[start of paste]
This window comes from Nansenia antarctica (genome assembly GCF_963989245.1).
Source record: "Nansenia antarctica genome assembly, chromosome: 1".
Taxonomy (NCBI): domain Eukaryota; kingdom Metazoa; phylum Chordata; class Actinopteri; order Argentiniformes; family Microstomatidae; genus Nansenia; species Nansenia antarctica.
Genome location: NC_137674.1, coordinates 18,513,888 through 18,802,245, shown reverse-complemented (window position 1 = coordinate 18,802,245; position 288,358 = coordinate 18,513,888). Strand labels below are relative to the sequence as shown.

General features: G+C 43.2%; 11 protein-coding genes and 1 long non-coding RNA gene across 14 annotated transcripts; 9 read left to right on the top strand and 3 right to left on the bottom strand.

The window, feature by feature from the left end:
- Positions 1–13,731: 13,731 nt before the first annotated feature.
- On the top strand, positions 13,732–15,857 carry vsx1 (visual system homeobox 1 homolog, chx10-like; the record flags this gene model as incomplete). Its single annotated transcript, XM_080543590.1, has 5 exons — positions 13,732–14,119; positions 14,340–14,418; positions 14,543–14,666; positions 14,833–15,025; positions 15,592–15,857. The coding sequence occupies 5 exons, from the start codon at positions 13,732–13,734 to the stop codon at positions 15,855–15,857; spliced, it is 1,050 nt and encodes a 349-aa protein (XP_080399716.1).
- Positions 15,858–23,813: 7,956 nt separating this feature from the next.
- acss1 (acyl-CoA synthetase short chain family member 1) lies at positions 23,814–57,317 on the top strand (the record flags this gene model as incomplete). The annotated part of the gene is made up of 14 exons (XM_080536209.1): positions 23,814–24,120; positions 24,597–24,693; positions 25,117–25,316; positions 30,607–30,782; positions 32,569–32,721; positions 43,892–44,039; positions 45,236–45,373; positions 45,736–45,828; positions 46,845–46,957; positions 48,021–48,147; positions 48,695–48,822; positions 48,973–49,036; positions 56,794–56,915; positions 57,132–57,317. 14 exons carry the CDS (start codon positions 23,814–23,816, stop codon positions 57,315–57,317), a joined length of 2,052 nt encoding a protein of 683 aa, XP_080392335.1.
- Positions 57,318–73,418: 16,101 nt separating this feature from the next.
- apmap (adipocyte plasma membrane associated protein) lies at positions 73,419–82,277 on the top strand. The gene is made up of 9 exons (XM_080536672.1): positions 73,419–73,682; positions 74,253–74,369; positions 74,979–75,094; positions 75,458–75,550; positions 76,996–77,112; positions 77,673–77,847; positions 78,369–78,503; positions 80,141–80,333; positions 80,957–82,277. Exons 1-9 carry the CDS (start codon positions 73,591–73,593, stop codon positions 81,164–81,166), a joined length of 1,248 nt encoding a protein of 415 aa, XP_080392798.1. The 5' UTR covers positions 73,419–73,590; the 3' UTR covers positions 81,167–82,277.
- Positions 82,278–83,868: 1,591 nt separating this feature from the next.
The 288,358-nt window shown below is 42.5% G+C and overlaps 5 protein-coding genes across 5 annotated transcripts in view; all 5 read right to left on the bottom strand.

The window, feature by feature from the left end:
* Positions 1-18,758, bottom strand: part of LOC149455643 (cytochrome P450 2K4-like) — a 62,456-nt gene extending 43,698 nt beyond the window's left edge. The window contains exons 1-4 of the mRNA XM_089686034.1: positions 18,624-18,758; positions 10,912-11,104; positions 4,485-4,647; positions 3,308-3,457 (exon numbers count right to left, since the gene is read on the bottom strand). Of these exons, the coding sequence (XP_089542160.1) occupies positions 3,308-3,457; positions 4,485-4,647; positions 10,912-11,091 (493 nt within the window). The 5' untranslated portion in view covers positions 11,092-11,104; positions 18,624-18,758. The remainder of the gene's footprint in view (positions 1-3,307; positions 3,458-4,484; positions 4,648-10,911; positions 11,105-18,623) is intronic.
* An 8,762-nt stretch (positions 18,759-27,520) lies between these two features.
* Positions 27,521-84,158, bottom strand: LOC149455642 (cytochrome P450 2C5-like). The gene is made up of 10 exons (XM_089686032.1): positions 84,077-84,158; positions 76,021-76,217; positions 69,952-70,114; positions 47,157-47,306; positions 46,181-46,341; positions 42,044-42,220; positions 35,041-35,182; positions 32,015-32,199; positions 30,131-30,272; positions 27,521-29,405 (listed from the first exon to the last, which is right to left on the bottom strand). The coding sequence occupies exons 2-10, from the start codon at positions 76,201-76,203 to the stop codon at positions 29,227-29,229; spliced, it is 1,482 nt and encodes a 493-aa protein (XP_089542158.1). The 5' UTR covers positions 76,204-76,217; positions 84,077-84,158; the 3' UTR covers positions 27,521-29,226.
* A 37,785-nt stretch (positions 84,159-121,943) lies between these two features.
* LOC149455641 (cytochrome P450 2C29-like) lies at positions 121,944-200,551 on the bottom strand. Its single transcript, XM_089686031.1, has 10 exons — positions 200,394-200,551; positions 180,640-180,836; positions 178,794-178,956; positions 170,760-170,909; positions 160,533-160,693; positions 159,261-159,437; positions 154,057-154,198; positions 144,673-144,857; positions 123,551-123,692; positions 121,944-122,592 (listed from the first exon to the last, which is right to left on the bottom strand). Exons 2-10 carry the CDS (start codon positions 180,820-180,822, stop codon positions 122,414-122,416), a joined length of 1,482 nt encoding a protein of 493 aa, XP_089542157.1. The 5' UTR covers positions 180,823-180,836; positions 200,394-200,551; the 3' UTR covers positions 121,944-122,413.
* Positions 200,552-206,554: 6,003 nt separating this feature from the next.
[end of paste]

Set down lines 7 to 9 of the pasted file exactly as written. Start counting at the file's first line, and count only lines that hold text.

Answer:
- Positions 1–13,731: 13,731 nt before the first annotated feature.
- On the top strand, positions 13,732–15,857 carry vsx1 (visual system homeobox 1 homolog, chx10-like; the record flags this gene model as incomplete). Its single annotated transcript, XM_080543590.1, has 5 exons — positions 13,732–14,119; positions 14,340–14,418; positions 14,543–14,666; positions 14,833–15,025; positions 15,592–15,857. The coding sequence occupies 5 exons, from the start codon at positions 13,732–13,734 to the stop codon at positions 15,855–15,857; spliced, it is 1,050 nt and encodes a 349-aa protein (XP_080399716.1).
- Positions 15,858–23,813: 7,956 nt separating this feature from the next.